Tuesday, December 25, 2012

Flashing roms on Galaxy S Plus

After finally trying out some custom ROMs on my (currently my wife's) Galaxy S Plus I regretted not having done it earlier. The process is so easy and the results are so good! I really tasted the advantage Android offers to users in terms of choice and variety. Here's what I needed to do:

1. Root the phone
Just followed everything written in this wiki
2. Install CWM recovery
Put this file into your phone's internal sd card, reboot into recovery mode (press and hold power+volume up while starting the phone), then choose this file from the 'install from zip file' menu.
After this I hit my first roadblock. The phone was always rebooting into recovery mode. The solution is in this post.
3. Backup SMS using 'SMS Backup and Restore' app
4. Backup your ROM using CWM recovery (takes some time)
5. Download your custom ROM file into your phone's internal sd card and install that from CWM recovery

That's it! The key thing is to get CWM recovery running. The best part is that unlike installing a new OS on your pc/laptop you don't need to backup your hard-drive (which here is your internal sd card).

I tried AOSP ICS, Ehndroix, and then Gigabread+ . The first one was too minimal. Ehndroix was feature-packed but slow. Gigabread+ was amazing and I stuck to it. It is fast, very fast, and has a balanced set of features as well. I strongly recommend it.

Saturday, December 15, 2012

Oops! i closed my terminal

This is just what happened at a customer's site a few days ago. I was debugging remotely from my office and had finally nailed down a problem's root cause. The source code which was causing the problem was opened in vim in a terminal, and some edits were made before closing it. Later in the day someone else mistakenly closed the terminal, and we badly needed to know which file we had opened! We couldn't find out by searching for the change we made, because the files were distributed all over the customer's network. I was about to start debugging again -- this time just to find out the file name. When all of a sudden I remembered that vim stores details of the last few locations it edited in the ~/.viminfo file. I opened it and there it was, one of the most recent entries. Problem solved!
The next day in office I looked for where emacs stores such info, since I am an emacs user. I found it in ~/.emacs.d/history . So the next time you need to find your last few opened files in vim/emacs you know where to look for.

Wednesday, December 12, 2012

Yet another blog is born

I had been thinking of starting this blog for quite some time, given that I have been using a computer since 1999 and that I have been programming since I was in college in 2001. But what is on my mind today is the GNOME Outreach Programme for Women for which my wife just got selected today. It is a splendid effort by software companies working in open source to get more girls into the world of programming, and also into open source in general.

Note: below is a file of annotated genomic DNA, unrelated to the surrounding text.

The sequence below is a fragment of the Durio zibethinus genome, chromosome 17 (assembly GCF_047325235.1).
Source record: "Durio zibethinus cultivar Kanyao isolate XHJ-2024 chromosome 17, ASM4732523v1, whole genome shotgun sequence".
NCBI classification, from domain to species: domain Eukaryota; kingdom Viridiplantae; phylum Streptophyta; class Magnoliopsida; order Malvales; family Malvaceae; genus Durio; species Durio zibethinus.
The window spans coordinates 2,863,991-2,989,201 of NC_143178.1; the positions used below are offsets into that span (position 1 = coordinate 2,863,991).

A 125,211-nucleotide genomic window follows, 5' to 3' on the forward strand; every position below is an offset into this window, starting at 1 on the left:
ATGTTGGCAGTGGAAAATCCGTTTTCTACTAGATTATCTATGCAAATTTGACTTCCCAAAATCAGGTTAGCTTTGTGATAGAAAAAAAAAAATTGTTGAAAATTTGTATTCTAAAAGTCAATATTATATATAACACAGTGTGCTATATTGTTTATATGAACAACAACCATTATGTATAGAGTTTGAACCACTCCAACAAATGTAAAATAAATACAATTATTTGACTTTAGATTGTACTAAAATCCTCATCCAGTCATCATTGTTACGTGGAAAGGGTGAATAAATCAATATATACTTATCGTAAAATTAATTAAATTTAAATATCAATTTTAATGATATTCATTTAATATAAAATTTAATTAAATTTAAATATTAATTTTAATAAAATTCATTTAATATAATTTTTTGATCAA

Why am I interested in promoting girls into programming? Well then, let me try to answer. I grew up as a strange and nerdy kid who was never ever good at sports. I was so bad that I stopped trying to play since the age of 14 I guess. You can imagine how a boy who isn't interested in sports is treated. But if you are not from India I don't think you'll understand how tabooed a thing it is to be uninterested in sports in this cricket-crazy nation.
Since I was almost always indoors, my first computer which arrived in 1999 became a fast friend partly replacing my books. I tried to do all I could on a Windows 95 machine with no internet. Few years later I learnt my first language -- HTML -- in the months before my Higher Secondary examinations. I know, I know -- it is not a programming language. But for a complete newbie, that was the first time I was writing some thing in some format which was creating interesting things in my browser. Shortly after that I learnt Javascript, which was way more amazing. A few months later I joined an engineering college and I gradually started with C/C++. I was a notoriously bad student in college, but I enjoyed programming and did all sorts of interesting (though not advanced) things including even writing a cross-platform product for a professor. Most of my college batchmates or seniors or juniors never ever thought of doing such things.

Wait wait wait -- I am only narrating my bio here. What's that got to do with women in technology? Well, I just told a real life story of a person who was not good at what his peers were doing transform into a person who was ahead of his peers in a different field.
This is what programming can do to girls --
it can make you feel good,
it gives you the joy of creation,
it can make others think better of you,
and it is financially rewarding in today's age.
And you just need two hands for typing -- the rest you already have. What are you waiting for?